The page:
Coming home

Meredith Flynn —  August 26, 2013
Kids in Haiti crowd around to see themselves in a camera’s tiny screen.

Kids in Haiti crowd around to see themselves in a camera’s tiny screen.

HEARTLAND | Meredith Flynn

Re-entering my everyday life American life after a week in Haiti, I was reminded of

something Mark Emerson said: “We’re pretty good at going away on mission. We may not do as well with coming home.”

Emerson, who leads IBSA’s missions team, said we need a how-to about coming back from a short-term mission trip. Because the emotions run so high during a week in Haiti or inner city Chicago or Bulgaria or East St. Louis, it’s inevitably an adjustment to come back to our normal houses, routines and lives.

It’s not just mission trip participants that are prone to a letdown. Any spiritual mountaintop experience is wonderful when you’re in the middle of it, but it’s hard to come back down to earth. On our last night in Haiti, our team leader Bob Elmore talked about how to come home well. He and others who had been on previous international mission trips cautioned us newbies about the challenges we might run into, and how to counteract a bumpy re-entry. Their counsel focused mostly on how we should interact with people who weren’t on the trip.

One volunteer laughingly told the team about a message she’d received from her parents, gently reminding her that they were going on family vacation the day after she returned to the States and that they would like her to be in a better frame of mind than last year – when she got back, walked into the house, and promptly burst into tears.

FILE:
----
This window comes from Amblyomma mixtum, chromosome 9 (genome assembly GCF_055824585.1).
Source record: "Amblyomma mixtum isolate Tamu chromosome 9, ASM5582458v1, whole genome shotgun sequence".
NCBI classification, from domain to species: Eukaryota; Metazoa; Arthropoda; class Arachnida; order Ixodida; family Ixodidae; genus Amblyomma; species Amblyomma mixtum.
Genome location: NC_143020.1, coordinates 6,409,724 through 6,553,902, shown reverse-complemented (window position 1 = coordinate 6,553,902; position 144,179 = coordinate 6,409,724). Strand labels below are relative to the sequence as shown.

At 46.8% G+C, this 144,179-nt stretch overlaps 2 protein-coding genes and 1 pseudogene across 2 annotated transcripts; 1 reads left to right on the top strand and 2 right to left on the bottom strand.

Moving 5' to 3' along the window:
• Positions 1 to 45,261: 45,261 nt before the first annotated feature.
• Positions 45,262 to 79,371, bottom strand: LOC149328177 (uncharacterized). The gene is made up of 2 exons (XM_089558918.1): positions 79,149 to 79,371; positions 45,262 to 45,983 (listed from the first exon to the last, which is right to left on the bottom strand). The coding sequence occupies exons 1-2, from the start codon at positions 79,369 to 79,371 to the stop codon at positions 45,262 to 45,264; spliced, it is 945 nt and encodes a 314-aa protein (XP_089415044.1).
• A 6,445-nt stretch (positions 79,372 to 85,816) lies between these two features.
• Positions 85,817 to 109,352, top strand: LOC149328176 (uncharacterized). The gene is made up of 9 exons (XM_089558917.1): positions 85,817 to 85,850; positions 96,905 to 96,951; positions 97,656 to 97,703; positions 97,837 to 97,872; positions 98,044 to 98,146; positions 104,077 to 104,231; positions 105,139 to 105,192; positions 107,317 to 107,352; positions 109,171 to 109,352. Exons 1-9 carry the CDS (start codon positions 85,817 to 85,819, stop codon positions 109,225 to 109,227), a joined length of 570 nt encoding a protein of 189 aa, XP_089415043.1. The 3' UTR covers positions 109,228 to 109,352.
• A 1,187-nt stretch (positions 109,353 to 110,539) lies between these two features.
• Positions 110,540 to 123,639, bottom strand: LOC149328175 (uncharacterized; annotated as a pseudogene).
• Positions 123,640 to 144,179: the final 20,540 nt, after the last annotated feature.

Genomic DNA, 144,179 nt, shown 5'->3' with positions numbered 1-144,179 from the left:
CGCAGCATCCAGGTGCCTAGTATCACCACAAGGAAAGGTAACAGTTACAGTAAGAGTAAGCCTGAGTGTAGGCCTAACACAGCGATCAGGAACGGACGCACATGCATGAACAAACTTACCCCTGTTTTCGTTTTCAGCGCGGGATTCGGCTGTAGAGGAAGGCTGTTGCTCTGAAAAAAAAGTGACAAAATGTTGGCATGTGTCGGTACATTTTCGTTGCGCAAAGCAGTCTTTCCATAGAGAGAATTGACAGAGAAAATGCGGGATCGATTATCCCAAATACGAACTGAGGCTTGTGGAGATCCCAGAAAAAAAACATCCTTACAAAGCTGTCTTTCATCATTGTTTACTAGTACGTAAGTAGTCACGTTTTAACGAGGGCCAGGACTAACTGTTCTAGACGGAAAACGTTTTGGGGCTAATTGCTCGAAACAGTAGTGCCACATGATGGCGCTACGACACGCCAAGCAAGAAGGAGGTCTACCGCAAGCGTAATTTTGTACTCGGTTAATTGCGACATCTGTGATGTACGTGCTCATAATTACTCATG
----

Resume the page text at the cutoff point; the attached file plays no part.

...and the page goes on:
The lesson is that others who weren’t on your particular mountaintop may not full grasp the emotional connections you formed with a place and a people in just a week or two. We ought to be patient, speak well, and remember God gives us unique experiences so that we can magnify how great and creative He is.

When we come down from the mountaintop, we also have to be responsible in the stories we tell. It’s tempting to focus on the spider you saw, or how hot it was, or how delicious soda is when it’s made with cane sugar. Say those things – details help people remember and pray – but say them quickly. Get them out of the way so you can talk more about how God worked to transform you and your team, and how He’s at work in parts of the world you rarely or never thought about before.

Make Him the main character in your stories – after all, He’s the one who took you to the mountaintop.

Meredith Flynn


Meredith is managing editor of the Illinois Baptist newspaper.